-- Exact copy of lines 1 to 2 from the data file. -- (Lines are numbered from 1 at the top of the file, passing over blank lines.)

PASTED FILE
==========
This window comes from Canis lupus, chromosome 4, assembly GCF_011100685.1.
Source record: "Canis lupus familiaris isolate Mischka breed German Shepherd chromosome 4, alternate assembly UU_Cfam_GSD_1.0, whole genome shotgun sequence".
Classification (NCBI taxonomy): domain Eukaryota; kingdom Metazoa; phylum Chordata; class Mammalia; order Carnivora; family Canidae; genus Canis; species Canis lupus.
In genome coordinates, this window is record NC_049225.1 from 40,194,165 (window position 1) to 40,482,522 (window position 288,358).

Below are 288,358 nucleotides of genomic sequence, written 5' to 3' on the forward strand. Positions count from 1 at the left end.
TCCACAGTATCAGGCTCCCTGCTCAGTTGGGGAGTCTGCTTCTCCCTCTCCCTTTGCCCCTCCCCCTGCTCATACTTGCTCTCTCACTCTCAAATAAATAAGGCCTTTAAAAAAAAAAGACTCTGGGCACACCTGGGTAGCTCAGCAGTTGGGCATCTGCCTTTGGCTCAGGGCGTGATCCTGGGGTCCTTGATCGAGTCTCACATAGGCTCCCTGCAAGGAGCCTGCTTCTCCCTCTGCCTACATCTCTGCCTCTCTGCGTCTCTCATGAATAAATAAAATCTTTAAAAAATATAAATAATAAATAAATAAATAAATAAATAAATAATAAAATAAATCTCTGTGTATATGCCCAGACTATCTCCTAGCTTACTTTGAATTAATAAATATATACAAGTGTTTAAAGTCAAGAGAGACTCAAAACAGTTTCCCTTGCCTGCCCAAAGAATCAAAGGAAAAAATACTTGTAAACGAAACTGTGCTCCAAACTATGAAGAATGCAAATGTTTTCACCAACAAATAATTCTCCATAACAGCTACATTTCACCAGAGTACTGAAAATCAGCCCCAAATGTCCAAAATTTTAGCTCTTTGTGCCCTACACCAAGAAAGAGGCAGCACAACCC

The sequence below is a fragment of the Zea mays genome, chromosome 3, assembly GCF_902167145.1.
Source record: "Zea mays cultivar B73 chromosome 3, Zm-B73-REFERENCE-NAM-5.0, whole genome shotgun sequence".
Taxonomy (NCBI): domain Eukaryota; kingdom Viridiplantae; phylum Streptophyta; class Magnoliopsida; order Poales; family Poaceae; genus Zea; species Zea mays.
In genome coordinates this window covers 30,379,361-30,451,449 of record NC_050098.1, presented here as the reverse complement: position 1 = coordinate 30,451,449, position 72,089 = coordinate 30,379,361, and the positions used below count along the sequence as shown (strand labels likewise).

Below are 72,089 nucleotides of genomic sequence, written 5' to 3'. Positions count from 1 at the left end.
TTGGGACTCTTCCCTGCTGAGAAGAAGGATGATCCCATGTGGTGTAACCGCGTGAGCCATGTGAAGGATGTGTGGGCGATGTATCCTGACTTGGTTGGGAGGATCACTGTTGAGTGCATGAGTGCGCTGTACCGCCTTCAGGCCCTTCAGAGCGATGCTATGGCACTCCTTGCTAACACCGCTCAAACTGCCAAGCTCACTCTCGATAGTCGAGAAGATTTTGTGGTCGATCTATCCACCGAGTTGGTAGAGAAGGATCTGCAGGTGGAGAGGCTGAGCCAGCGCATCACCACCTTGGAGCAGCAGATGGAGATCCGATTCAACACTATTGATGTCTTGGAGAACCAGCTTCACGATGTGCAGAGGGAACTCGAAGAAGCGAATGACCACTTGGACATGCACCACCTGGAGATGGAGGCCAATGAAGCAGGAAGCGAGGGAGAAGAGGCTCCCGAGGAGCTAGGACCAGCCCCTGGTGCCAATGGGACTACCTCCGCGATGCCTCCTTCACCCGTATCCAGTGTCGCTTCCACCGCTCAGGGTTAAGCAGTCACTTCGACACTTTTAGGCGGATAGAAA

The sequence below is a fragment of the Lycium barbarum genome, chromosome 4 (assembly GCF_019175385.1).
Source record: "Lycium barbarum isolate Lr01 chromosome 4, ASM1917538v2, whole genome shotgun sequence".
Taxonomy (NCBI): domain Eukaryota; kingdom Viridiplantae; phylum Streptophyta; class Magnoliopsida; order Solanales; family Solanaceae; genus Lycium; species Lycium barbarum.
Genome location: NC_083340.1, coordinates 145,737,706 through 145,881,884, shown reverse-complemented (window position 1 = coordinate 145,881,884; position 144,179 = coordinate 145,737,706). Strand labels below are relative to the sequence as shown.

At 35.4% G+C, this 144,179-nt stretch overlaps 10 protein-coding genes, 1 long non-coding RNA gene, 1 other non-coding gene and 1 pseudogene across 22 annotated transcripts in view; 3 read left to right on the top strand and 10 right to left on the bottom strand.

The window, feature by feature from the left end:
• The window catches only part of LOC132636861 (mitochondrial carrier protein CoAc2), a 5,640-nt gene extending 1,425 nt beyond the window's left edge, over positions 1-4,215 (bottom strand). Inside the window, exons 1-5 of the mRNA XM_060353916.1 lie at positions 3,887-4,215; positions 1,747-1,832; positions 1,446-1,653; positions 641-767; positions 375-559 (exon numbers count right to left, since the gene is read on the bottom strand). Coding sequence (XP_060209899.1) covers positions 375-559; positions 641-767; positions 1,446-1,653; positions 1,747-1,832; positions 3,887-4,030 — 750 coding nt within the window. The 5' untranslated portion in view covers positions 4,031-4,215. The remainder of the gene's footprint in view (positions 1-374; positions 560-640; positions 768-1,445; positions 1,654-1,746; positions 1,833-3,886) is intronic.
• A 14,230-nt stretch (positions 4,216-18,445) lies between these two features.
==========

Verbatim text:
This window comes from Canis lupus, chromosome 4, assembly GCF_011100685.1.
Source record: "Canis lupus familiaris isolate Mischka breed German Shepherd chromosome 4, alternate assembly UU_Cfam_GSD_1.0, whole genome shotgun sequence".